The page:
Just got back from the Goshen Religion and Science conference (Owen Gingerich was the speaker) and took a few notes that will become posts over the next couple of weeks. Since we sang a few hymns together, I thought I would link to a few today for our audio. They’re modern versions, so borrower beware… 🙂  Door 1 Door 2 Door 3

Also, I’ve decided to get rid of categories for a few weeks. Let’s see how this plays out. In no apparent order…

  1. I found myself saying multiple times this weekend that biologists need to appreciate quantum mechanics more. Reductionists say they want to reduce biology to physics and chemistry and then think physics stopped before the 1900s. I even mentioned a paper on quantum physics and smell, which according to my Google Reader today, seems to be gaining traction?
  2. Speaking of quantum physics, flawed diamonds can store quantum data.
  3. Awesome Internet Monk on addicted to answers. Also, a look at some wonderful quotes.
  4. Does the universe need God? Sean Carroll with an early look at a chapter in the upcoming volume, Blackwell Companion to Science and Christianity. Coincidentally, I met one of the editors (Jim Stump) this weekend. Good chap.
  5. Why do we react negatively to cloning humans? Salman Hameed of Irtiqa with a preview of a fascinating new book.
  6. Sin in the double helix. What started as excitement ended in blah.
  7. This is not science, make no mistake about it, but: Top 10 SyFy beast creations (via MentalFloss blog). Enjoy reading about the “stars” of the movies too…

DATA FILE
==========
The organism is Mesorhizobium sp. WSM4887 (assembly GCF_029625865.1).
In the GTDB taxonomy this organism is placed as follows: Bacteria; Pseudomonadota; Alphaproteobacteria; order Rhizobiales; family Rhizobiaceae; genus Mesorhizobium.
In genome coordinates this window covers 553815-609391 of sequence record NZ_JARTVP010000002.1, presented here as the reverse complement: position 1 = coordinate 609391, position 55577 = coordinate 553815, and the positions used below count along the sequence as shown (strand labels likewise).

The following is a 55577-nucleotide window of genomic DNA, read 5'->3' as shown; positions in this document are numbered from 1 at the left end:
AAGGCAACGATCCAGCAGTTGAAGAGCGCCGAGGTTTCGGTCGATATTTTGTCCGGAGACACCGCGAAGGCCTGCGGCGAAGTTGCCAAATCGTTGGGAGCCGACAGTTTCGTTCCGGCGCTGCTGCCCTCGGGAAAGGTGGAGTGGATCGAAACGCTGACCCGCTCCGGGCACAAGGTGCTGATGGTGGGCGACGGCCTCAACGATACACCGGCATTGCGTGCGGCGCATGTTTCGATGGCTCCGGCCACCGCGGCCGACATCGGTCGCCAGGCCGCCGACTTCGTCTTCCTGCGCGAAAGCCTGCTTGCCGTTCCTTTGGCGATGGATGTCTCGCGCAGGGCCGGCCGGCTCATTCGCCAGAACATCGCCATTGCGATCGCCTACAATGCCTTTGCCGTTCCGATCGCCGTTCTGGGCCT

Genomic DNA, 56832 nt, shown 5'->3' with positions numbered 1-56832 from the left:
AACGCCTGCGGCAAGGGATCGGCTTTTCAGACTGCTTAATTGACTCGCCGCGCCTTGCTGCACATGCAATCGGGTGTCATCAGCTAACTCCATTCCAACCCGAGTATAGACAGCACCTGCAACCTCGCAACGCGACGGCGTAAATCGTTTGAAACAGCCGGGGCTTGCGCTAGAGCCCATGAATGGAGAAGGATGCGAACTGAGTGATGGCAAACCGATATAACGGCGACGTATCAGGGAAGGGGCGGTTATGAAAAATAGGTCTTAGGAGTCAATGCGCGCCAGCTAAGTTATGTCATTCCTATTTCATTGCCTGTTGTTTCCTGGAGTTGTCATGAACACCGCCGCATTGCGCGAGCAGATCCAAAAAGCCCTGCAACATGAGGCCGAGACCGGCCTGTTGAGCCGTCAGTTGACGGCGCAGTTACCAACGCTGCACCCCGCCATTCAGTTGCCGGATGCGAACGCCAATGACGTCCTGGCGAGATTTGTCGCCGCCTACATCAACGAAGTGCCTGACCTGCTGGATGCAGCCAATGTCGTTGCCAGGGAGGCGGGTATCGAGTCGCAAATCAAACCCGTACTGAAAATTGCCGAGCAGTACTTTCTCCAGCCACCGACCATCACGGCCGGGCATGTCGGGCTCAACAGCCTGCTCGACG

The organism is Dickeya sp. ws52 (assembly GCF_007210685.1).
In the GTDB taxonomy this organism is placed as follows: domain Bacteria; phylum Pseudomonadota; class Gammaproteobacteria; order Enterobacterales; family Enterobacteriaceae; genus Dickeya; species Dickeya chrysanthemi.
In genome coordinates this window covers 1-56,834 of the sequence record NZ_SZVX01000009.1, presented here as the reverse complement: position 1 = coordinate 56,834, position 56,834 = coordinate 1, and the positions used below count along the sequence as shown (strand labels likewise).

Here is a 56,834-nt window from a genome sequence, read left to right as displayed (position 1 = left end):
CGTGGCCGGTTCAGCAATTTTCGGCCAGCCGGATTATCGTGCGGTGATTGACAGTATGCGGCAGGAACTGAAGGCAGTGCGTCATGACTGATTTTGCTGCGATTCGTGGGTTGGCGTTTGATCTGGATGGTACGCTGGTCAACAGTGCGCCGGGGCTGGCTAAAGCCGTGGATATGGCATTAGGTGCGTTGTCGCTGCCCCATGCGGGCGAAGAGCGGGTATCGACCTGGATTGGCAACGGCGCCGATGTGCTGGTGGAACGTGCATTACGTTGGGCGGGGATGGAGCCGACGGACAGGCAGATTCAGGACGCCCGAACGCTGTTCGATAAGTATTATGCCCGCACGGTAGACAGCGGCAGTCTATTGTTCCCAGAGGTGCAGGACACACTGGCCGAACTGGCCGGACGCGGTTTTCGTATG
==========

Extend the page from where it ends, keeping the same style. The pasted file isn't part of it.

8. Friday weird science: the 5 second rule! (via Ed Yong)
  9. Biggest regret? According to a survey, it seems to be associated with love
  10. Interesting, but not surprising… Evangelicals are more likely to believe natural disasters are messages from God.
  11. Rachel Held Evans with The future of evangelicalism: A 20-something’s perspective. Sounds like she’s ready to “leave” capital E Evangelicalism. I’d say… although I don’t have your extensive roots, join me, Rachel, it’s worth it.
  12. Christianity gave birth to modern science – a myth? Yep. Important, no doubt, but not birth.
  13. Ursula Goodenough of NRP 13.7 Cosmos and Culture blog on “useless” basic science research. Love it.
  14. Richard Beck of Experimental Theology with What I don’t get about Greg Boyd and Rob Bell. Interesting take on changing the discussion of free will vs. determinism to strong vs. weak volition. I’m in the weak camp but believe that we all have this, not just a few examples. This is worth a post or three in the future… but I will add now that as much as biologists and others want to say that free will is impossible, this just isn’t true. Perhaps it’s “free won’t” but we have choices in matters and all behaviors are not determined. To be crude, how is your NCAA bracket doing?
  15. Speaking of Beck, I loved this post on his journey from Arminianism to Universalism. One doesn’t have to agree, but one gains a lot from appreciating the paths of others. Wonderful.
  16. You may have seen a report on the news about religion dying out in the future in 9 countries. Tom Rees of Epiphenom explains the study.
  17. Evolution and the origin of biological information by Dennis Venema on BioLogos. Nice, but brother you and the editor have got to get rid of the capital ‘C’ in the species name!
  18. Ken Ham gets called out and banned not because he’s a Creationist but because he’s acting like a jerk. Good to see. Also happy for Pete.
  19. And, last but not least… Sperm grown in a test tube. No really, it matters…
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